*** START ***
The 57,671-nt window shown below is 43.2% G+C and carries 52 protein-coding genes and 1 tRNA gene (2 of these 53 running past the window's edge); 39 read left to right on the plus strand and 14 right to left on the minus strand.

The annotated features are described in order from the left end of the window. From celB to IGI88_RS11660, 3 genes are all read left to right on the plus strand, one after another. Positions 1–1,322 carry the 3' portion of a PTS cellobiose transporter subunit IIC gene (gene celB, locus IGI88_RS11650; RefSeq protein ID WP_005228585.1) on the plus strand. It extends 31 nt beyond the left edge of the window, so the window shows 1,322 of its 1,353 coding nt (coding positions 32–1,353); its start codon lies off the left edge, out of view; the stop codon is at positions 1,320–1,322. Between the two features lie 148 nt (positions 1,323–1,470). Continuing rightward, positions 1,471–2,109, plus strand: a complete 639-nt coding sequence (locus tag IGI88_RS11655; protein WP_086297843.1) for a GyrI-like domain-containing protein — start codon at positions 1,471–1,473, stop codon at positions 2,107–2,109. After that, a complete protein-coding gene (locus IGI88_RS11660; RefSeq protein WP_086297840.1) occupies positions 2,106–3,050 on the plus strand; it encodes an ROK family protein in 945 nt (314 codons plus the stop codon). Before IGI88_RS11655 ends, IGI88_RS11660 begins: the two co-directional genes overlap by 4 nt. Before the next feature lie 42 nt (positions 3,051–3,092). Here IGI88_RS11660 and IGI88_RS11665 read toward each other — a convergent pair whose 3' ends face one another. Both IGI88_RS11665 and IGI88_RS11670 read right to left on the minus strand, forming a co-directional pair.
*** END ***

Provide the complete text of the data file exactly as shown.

The 57,671-nt window shown below is 43.2% G+C and carries 52 protein-coding genes and 1 tRNA gene (2 of these 53 running past the window's edge); 39 read left to right on the plus strand and 14 right to left on the minus strand.

The annotated features are described in order from the left end of the window. From celB to IGI88_RS11660, 3 genes are all read left to right on the plus strand, one after another. Positions 1–1,322 carry the 3' portion of a PTS cellobiose transporter subunit IIC gene (gene celB, locus IGI88_RS11650; RefSeq protein ID WP_005228585.1) on the plus strand. It extends 31 nt beyond the left edge of the window, so the window shows 1,322 of its 1,353 coding nt (coding positions 32–1,353); its start codon lies off the left edge, out of view; the stop codon is at positions 1,320–1,322. Between the two features lie 148 nt (positions 1,323–1,470). Continuing rightward, positions 1,471–2,109, plus strand: a complete 639-nt coding sequence (locus tag IGI88_RS11655; protein WP_086297843.1) for a GyrI-like domain-containing protein — start codon at positions 1,471–1,473, stop codon at positions 2,107–2,109. After that, a complete protein-coding gene (locus IGI88_RS11660; RefSeq protein WP_086297840.1) occupies positions 2,106–3,050 on the plus strand; it encodes an ROK family protein in 945 nt (314 codons plus the stop codon). Before IGI88_RS11655 ends, IGI88_RS11660 begins: the two co-directional genes overlap by 4 nt. Before the next feature lie 42 nt (positions 3,051–3,092). Here IGI88_RS11660 and IGI88_RS11665 read toward each other — a convergent pair whose 3' ends face one another. Both IGI88_RS11665 and IGI88_RS11670 read right to left on the minus strand, forming a co-directional pair.